There is also a difference in how the HR managers approach the benefits and the working conditions in the workplace. Chang et al., (2017) illustrate that the benefits, such as health covers, in the unionized organizations are determined through the negotiations between the company officials and the labor union representatives. For instance, the company may be willing to pay 50% of the employee's health cover while the labor union may be advocating for the 75% of the same. The final benefit is arrived at after a series of proposals and counterproposals between the HR managers and the labor union officials.
The non-unionized employees do not have an avenue to negotiate for benefits like the retirement plan. Jimenez and Didona (2017) show that in most cases, the employers in the non-unionized organizations dictate the option of the retirement savings of their employees such as the employer's match. According to Chang et al., (2017), most union employees have better working conditions and benefits than non-unionized employees.
The nature of the organization, either for profit unionized or non-profit non-unionized organizations, has a great influence on the human resource managers' work. Despite the benefit of the labor unions in advocating for employees good working conditions, studies have found that labor unions can greatly affect the operations of the human resource managers in their roles of communicating, ensuring good employee performance and organization. I would prefer to work as a human resource manager in a unionized organization
As a human resource manager, I would be able to in a better position to improve the employee voice mechanisms in a unionized organization than in a non-unionized organization. According to Jimenez and Didona (2017), human resource managers in unionized firms can use employees' meetings and surveys, safety and consultative committees, collective negotiation, health and safety representatives, and equal employment procedures. Jimenez and Didona (2017) found that non-unionized organizations were less likely to use many human resource mechanisms-especially employees' surveys, supervisor-employee, employee-senior management meetings, and voice mechanisms.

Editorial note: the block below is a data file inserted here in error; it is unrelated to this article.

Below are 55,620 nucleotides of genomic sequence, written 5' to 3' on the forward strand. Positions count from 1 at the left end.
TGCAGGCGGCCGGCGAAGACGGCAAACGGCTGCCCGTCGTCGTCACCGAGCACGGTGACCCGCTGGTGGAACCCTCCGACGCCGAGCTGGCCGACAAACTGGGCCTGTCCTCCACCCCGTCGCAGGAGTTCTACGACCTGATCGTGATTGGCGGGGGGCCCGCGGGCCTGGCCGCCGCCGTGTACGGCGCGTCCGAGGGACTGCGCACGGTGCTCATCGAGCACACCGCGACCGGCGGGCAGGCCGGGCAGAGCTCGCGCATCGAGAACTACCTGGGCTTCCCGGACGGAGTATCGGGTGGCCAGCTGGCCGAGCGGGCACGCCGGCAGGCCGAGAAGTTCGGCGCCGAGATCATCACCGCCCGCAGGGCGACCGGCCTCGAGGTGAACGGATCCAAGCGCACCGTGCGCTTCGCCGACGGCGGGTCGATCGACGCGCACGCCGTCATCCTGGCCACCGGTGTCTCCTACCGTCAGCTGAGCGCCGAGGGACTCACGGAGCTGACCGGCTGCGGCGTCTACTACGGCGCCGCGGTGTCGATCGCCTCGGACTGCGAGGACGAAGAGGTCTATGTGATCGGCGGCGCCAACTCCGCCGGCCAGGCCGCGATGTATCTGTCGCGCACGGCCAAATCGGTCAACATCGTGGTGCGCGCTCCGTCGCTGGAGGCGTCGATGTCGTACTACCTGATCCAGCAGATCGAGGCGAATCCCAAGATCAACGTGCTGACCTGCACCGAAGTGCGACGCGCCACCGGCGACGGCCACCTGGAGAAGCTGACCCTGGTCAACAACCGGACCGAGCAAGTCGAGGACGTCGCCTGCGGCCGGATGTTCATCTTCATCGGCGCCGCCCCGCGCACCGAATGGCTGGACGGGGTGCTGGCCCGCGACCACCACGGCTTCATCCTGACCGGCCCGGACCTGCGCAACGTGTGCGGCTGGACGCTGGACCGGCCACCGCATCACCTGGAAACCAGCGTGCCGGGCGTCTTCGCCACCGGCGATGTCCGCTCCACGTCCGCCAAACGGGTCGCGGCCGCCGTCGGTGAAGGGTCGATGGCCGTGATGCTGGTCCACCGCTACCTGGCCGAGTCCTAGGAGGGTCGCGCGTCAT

Over the past decades, unions are the link between the organization administration and the employees. Many unions bargain for the rights of employees. When the employees have a grievance that they need to express to the employers, the officials represent the employee's grievances on behalf of the employees. Though the officials of the unions may sometimes not represent precisely the grievances of the employees appropriately, it is a faster method of channeling employees' complaints.
The consolidation of employees' grievances may have little effect on individual matters, hence losing trust by employees. Despite the small impact on personal issues, unions formalize the channels of communication between employees and employers. The formalization of communication processes leads to effective and efficient organizational processes. The formalization does away with the informalities in organizational processes hence making work easier for human resource managers. It is only the elected and legitimate officials of unions who represent the voice of employees to the human resource manager and the senior administrative officials of the organization.